I can't find a pool that is warm enough for her or anyone to teach her
and she loves swimming, can get around on her own
I was discussing a similar issue with DS1's social worker this week, whilst doing the core assessment.
There was several questions about your community and its resources and your feeling of belonging.
I said to the SW that we are very aware that there are lots of great projects in our community being faciliated by some very dedicated people (more often than not on a voluntary basis), unfortunately none of them are accessable to DS1 or other children with such complex needs.
However we accept this and understand it would be totally unfeasable (which in its self is very said) to try to offer this in every community, mostly due to financial restraints.
Our anger and frustration, is due to the fact that there are no projects or activities that DS1 can access in the whole city!
Yet there clearly is enough need to make it viable, when aiming city wide. The fact that this is not on the agenda at all, is disgusting and I am taking every opportunity I get to tell the decision makers just this.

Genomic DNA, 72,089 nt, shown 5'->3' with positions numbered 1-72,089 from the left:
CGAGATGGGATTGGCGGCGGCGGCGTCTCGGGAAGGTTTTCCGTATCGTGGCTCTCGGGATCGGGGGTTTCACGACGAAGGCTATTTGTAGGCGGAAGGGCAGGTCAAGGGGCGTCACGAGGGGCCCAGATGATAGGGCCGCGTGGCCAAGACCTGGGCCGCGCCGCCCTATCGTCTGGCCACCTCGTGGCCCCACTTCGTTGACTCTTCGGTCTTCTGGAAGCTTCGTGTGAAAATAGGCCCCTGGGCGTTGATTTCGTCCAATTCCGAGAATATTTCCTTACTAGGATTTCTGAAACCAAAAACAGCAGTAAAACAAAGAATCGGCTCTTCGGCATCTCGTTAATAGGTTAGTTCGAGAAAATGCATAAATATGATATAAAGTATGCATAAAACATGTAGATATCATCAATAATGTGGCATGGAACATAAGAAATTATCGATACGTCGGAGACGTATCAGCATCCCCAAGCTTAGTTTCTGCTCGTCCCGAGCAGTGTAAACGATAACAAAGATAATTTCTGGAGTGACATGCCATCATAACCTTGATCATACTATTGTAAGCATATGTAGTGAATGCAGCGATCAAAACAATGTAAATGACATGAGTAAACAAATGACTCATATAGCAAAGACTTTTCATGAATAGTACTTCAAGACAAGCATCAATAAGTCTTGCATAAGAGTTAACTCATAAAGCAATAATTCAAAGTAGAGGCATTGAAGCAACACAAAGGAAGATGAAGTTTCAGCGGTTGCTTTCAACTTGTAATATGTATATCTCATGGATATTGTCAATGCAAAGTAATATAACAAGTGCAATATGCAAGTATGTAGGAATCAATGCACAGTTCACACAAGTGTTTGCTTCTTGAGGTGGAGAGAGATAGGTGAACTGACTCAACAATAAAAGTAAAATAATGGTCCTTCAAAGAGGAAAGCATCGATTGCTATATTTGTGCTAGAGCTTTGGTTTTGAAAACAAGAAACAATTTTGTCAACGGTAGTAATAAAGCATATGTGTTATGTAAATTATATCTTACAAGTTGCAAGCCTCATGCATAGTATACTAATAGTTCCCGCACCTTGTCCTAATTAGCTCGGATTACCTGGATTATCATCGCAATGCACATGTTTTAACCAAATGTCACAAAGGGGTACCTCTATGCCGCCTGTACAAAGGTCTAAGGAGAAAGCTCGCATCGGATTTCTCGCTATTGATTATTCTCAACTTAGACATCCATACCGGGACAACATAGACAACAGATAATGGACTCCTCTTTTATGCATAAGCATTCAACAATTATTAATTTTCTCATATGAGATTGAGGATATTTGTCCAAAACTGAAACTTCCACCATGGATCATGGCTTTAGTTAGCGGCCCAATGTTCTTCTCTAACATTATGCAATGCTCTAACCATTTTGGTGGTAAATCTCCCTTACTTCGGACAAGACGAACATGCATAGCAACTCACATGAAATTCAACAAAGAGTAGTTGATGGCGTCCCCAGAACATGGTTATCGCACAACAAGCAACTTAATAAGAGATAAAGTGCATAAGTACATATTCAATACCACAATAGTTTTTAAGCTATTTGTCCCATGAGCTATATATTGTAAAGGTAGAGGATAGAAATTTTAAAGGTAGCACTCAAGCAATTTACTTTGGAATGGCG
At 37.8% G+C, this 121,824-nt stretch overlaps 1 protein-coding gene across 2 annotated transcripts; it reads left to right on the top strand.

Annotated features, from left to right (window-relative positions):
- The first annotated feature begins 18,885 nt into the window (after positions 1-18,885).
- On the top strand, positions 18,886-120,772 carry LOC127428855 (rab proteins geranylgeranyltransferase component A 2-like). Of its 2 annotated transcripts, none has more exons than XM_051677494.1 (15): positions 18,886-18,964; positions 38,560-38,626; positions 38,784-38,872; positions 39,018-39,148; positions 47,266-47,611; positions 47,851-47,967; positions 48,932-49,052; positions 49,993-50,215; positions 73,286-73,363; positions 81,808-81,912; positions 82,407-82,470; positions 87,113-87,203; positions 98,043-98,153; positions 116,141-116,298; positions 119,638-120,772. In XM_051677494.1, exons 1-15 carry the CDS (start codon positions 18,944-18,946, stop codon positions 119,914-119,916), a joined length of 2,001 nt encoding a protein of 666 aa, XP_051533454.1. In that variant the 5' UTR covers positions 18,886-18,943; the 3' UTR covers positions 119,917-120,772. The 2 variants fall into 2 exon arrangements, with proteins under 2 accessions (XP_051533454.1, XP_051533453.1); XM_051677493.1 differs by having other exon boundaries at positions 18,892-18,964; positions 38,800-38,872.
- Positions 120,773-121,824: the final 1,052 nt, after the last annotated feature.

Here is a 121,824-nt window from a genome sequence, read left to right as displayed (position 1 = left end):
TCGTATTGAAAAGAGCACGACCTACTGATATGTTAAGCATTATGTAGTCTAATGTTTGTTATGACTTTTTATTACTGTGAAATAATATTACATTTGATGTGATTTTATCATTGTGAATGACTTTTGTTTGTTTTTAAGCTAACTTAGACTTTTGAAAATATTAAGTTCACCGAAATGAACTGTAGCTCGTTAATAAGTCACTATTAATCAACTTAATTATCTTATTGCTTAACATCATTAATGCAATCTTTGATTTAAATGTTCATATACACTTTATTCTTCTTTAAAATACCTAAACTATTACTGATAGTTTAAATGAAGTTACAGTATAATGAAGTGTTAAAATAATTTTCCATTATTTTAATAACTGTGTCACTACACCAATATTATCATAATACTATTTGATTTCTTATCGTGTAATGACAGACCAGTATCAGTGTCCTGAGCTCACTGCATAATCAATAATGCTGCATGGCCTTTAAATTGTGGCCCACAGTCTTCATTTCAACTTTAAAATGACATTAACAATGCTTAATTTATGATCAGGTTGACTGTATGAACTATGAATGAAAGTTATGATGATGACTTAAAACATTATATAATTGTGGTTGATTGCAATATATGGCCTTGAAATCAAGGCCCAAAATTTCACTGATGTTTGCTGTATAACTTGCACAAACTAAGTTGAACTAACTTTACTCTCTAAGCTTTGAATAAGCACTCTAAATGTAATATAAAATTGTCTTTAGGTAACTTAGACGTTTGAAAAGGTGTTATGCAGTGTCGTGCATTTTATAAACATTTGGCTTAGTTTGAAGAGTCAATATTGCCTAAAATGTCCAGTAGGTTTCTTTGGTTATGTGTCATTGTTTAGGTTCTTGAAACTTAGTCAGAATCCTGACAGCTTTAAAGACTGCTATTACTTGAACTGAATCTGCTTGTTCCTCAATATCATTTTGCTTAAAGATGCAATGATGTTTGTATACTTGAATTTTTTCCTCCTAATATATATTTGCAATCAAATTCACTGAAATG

Graciefer - let me know if you come up with ideas on how to bring this to people's attention. I'll do the same. I have a friend who feels the same as well. I think it's shocking that the city has totally ignored the needs of the most complex children.
As an aside, the NAS were looking for somewhere to run some days. I suggested they try our school. The head has told me he wants more community events in there, and I figure if something is held there then the locked doors etc might make it accessible to our kids. I have no idea if it will come to anything but I thought I'd suggest it as a possibility.
I most certainly will.
On that note, did you hear about the 2 sessions at the school over the holidays?
Being run by that charity you were referring to earlier.
I got all excited about it, seemed an ideal situation bring the provision to the school, albeit only for 2 days over the holiday.
However my excitement didn't last long as it is for 8+ years, grrrrrrrrr.
May be ok for your DS1 though, if you haven't heard about it.
I will send you an e-mail later, need to ask you a question.